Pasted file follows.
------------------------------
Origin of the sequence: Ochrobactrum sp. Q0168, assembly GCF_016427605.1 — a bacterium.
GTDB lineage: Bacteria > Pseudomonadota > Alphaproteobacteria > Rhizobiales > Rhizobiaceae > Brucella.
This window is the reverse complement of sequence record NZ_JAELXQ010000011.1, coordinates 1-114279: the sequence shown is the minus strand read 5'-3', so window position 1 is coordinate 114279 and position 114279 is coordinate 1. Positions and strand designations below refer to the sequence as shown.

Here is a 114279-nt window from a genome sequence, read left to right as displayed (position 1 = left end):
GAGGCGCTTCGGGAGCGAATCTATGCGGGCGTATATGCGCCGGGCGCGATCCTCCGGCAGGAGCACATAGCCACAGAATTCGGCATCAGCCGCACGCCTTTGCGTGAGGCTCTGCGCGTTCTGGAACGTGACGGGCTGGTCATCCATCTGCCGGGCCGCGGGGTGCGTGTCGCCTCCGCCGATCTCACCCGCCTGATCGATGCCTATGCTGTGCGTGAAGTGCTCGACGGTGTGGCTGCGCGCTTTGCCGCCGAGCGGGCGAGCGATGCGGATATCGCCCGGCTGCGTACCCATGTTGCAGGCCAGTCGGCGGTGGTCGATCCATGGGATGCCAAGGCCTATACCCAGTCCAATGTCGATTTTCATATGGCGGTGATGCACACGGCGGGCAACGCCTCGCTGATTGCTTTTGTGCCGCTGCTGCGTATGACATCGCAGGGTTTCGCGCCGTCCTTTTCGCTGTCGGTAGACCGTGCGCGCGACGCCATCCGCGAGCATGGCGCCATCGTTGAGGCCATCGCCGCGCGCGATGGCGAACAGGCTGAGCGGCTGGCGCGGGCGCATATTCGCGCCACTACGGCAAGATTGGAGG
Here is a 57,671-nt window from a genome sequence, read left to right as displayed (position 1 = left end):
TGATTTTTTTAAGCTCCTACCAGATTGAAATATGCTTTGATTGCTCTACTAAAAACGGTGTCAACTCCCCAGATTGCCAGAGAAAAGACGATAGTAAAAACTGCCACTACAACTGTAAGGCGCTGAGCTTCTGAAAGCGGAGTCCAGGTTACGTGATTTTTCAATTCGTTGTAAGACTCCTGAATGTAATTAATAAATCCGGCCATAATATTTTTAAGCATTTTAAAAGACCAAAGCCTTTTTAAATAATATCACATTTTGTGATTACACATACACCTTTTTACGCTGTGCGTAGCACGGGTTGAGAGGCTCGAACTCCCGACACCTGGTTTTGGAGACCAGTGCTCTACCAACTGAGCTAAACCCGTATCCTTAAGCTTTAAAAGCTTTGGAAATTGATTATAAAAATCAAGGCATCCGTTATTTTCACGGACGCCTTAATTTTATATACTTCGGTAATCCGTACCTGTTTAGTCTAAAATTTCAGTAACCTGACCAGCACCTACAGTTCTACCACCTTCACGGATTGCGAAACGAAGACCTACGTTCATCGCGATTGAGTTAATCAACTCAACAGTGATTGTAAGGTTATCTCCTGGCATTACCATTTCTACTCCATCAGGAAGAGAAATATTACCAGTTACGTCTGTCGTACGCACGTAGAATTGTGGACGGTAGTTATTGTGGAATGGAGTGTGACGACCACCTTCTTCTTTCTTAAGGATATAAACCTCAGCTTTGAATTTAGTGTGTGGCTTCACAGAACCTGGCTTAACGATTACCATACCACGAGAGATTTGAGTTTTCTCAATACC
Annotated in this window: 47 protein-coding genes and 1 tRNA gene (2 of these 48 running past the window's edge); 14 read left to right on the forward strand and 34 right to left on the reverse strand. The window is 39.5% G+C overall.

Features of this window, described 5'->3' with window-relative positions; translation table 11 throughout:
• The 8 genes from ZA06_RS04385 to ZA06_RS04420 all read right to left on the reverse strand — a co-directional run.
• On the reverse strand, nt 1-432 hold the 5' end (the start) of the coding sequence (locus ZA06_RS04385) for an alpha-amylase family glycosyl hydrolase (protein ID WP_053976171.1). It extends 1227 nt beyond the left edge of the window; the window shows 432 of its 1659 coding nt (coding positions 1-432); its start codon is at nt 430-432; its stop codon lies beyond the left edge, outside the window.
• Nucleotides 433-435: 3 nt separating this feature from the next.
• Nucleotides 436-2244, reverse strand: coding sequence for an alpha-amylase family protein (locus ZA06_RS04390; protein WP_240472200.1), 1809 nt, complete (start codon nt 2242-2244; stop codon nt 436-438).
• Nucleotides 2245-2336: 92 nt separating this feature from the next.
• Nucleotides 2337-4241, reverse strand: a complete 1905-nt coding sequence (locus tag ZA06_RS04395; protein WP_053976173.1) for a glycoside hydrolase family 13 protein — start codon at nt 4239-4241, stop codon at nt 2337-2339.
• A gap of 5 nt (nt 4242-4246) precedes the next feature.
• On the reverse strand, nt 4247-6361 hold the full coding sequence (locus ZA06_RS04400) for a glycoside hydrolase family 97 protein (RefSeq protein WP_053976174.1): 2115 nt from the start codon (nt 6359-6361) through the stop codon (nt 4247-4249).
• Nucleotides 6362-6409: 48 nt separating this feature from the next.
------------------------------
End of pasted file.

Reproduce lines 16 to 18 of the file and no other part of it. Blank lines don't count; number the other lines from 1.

• A gap of 5 nt (nt 4242-4246) precedes the next feature.
• On the reverse strand, nt 4247-6361 hold the full coding sequence (locus ZA06_RS04400) for a glycoside hydrolase family 97 protein (RefSeq protein WP_053976174.1): 2115 nt from the start codon (nt 6359-6361) through the stop codon (nt 4247-4249).
• Nucleotides 6362-6409: 48 nt separating this feature from the next.